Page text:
So here’s the abridged version of the strategy: “Improvement in your offering to the customer needs to be continual, and if you focus on better and better, then your results have to be better as well.” Let me connect that leap by explaining two things. One, the customers want what they want. If you pay attention to them and hear what it is they’re asking for and then give them that stuff, they’ll be satisfied and give you their money … and maybe more of it later. Two, if you know what your customers want from the experience and change your process so that you only do the things required to deliver just that, then you’ll stop doing the things they don’t care about (the “waste”).
If you remove the waste, you remove the cost associated with the waste. You also remove the roadblocks that slow the process of repairs, and the product goes through the process much faster. So as you get closer to giving your customers what they want, you also get the benefits of less cost. That’s the connection – continually improving customers’ experiences and continually improving your results. As quality improves, speed improves. As speed improves, cost improves and everyone wins.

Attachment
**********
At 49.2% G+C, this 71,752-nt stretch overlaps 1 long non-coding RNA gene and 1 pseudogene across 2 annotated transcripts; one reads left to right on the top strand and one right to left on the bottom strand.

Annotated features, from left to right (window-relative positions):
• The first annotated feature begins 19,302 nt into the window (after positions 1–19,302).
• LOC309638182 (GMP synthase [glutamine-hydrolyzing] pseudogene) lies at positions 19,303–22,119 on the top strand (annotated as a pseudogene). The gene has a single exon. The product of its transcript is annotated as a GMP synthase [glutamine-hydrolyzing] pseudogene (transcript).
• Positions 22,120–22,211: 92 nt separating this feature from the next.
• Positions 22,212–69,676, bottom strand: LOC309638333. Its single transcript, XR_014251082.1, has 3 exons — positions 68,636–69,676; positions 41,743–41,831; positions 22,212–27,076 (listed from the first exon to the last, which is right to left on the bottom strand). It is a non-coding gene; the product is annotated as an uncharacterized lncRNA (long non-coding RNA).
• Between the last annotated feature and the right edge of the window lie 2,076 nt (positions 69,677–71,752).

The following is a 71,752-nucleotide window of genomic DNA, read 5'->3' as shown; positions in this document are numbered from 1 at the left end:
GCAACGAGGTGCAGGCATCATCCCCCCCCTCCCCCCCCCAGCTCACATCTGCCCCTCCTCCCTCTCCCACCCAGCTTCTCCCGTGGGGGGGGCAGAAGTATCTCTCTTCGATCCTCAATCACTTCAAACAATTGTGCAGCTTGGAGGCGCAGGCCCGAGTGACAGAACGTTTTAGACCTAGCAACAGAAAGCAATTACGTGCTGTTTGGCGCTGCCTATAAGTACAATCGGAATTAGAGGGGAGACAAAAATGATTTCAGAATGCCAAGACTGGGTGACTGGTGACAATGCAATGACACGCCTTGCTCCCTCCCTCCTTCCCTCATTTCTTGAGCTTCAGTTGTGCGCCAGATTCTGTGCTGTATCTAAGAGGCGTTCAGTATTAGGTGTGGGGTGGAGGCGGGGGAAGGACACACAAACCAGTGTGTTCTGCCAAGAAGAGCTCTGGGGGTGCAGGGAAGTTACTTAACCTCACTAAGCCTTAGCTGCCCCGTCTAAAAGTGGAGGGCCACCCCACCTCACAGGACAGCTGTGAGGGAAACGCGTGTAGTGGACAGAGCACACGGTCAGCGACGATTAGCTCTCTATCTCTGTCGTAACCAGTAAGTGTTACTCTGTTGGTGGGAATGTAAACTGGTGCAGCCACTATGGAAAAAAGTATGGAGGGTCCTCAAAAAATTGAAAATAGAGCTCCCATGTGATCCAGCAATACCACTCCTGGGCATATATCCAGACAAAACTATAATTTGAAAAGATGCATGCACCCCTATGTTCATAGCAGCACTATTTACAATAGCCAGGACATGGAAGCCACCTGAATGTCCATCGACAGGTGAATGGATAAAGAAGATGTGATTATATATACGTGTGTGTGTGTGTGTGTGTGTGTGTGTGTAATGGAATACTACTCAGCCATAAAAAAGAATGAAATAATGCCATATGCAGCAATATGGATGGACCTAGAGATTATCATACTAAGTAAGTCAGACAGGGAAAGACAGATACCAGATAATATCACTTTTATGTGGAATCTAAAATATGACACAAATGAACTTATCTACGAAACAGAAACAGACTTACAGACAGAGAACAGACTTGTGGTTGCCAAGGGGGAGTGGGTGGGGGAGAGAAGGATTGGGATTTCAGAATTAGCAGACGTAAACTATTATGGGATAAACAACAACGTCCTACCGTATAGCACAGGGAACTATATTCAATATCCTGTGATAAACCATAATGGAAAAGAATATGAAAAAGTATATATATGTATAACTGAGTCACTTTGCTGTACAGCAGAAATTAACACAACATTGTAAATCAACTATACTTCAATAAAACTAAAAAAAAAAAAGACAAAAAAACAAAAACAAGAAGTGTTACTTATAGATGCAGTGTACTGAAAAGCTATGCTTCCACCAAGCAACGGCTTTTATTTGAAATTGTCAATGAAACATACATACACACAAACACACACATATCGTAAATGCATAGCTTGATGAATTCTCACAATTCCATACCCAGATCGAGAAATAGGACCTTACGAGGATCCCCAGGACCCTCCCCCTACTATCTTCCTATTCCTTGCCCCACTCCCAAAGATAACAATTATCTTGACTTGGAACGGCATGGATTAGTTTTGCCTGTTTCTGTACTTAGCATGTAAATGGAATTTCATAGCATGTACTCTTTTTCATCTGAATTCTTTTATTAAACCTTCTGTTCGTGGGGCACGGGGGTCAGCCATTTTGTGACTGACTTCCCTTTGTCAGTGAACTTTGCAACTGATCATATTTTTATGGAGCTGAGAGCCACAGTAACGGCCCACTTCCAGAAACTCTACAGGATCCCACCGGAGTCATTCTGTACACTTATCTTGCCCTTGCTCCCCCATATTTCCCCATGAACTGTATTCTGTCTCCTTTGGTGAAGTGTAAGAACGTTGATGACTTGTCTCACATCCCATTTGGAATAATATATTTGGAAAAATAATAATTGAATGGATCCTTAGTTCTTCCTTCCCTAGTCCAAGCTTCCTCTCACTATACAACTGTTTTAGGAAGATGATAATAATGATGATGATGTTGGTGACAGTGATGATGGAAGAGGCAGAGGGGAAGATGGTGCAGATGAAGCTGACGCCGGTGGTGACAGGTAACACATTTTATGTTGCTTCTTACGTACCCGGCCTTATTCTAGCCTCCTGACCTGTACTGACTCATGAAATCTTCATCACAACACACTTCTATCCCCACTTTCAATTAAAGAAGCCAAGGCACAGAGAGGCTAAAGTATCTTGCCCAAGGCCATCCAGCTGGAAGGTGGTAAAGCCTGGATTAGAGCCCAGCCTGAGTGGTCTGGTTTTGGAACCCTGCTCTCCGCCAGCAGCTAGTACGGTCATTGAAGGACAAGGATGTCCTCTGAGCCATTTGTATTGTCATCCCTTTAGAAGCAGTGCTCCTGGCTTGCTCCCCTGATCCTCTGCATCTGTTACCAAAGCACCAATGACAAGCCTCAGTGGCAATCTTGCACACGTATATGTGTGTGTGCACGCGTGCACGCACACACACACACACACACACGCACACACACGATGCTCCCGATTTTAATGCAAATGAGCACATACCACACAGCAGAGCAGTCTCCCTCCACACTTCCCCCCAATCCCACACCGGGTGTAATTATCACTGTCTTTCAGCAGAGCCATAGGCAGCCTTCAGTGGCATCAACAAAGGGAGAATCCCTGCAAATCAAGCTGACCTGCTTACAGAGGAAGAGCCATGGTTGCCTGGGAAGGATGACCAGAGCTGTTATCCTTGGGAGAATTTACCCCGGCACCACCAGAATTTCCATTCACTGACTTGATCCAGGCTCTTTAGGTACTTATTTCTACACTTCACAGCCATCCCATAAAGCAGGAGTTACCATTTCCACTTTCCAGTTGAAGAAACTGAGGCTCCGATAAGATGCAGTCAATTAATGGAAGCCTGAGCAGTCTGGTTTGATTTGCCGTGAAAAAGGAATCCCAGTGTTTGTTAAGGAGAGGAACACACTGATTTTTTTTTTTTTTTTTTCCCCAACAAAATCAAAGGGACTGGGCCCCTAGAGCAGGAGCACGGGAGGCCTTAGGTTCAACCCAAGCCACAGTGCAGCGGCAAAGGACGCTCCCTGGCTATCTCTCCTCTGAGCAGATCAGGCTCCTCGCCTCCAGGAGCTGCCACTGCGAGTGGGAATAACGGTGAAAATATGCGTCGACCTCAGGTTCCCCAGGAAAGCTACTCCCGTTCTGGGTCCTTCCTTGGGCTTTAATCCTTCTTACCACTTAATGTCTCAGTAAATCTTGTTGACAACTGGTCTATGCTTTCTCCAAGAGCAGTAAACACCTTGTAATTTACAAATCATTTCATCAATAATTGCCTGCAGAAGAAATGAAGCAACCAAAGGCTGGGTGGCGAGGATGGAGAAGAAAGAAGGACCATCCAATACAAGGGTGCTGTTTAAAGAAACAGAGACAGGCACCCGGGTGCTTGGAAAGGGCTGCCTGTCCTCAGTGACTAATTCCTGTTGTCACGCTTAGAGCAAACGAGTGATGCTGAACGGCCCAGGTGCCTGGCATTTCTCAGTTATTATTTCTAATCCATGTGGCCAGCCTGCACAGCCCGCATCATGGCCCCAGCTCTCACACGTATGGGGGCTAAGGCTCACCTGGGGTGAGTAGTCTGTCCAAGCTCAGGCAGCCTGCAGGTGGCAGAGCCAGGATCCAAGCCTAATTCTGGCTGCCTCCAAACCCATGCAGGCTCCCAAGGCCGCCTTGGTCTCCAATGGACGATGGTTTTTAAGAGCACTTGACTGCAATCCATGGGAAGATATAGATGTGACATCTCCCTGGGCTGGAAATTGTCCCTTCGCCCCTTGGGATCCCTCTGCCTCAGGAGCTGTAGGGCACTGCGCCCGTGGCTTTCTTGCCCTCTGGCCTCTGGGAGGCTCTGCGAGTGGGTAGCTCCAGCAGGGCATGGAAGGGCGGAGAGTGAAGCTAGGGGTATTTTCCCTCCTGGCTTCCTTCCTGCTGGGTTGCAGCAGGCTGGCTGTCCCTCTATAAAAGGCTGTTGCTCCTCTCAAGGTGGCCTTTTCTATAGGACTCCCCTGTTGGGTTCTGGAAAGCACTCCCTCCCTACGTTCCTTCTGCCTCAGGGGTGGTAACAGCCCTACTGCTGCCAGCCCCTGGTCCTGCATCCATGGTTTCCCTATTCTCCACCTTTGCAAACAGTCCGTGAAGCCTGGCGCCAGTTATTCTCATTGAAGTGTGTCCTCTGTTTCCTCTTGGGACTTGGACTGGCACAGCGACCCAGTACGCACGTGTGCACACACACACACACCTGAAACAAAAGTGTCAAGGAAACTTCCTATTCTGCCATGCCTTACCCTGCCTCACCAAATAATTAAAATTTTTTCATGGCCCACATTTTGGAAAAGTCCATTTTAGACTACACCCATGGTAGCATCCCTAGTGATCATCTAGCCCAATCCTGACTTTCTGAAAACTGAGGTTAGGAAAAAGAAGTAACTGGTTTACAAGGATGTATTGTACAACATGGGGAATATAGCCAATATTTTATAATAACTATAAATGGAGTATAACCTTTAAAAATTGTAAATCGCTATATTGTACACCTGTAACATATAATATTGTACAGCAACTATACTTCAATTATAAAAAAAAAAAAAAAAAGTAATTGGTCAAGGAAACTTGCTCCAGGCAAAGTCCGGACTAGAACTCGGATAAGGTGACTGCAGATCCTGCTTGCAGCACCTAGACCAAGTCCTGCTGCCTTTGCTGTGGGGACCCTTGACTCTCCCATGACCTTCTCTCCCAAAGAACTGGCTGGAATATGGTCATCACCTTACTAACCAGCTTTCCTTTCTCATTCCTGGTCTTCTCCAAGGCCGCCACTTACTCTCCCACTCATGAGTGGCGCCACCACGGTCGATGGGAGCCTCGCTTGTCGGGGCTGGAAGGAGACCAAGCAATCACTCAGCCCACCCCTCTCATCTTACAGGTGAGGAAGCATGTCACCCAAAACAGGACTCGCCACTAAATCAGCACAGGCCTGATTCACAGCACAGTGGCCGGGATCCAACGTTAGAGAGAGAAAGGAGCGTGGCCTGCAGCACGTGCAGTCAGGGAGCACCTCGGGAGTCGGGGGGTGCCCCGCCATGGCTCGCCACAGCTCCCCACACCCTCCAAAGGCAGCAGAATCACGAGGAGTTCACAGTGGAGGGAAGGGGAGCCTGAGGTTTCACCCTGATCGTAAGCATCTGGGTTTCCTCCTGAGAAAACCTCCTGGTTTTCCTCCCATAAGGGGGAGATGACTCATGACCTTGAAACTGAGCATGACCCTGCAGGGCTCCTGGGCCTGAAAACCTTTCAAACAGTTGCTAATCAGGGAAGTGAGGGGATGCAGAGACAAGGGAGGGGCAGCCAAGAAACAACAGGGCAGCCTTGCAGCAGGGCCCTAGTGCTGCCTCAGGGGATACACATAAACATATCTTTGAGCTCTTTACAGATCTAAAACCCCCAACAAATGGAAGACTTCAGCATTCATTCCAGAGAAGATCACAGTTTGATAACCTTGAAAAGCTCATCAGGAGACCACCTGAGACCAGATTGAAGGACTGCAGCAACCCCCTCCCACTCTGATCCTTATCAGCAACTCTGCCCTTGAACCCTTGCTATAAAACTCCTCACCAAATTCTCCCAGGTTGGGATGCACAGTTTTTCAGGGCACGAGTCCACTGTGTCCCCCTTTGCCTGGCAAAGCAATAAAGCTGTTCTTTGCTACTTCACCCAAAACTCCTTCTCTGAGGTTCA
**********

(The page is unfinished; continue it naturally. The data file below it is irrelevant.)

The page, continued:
How specifically do you apply continual improvement? I’ve written about that many times over the last few years, and you can go back and read all the details by clicking on “Lean” under “Business Editorial” in the left-hand navigation menu on www.bodyshopbusiness.com. But, in a nutshell, it starts with the customer: identifying who they are, what they want and what they value. There’s no wrong answer here; it’s your business, so you decide whose money you want.
The next step is to map out and understand in great detail what you do today to produce this and see if what you do is really valuable in their eyes. Then, you rebuild the process so that you stop doing things that have no value to your customers and determine the things that do have more value. Those are really the first two fundamentals of “lean.”
It’s nothing earth-shattering, and it all makes sense unless you’re one of those people who thinks they know what the customer wants better than the customer does. But the strategy behind how you achieve the improvement is what makes this thing work, and is one of the toughest things to do.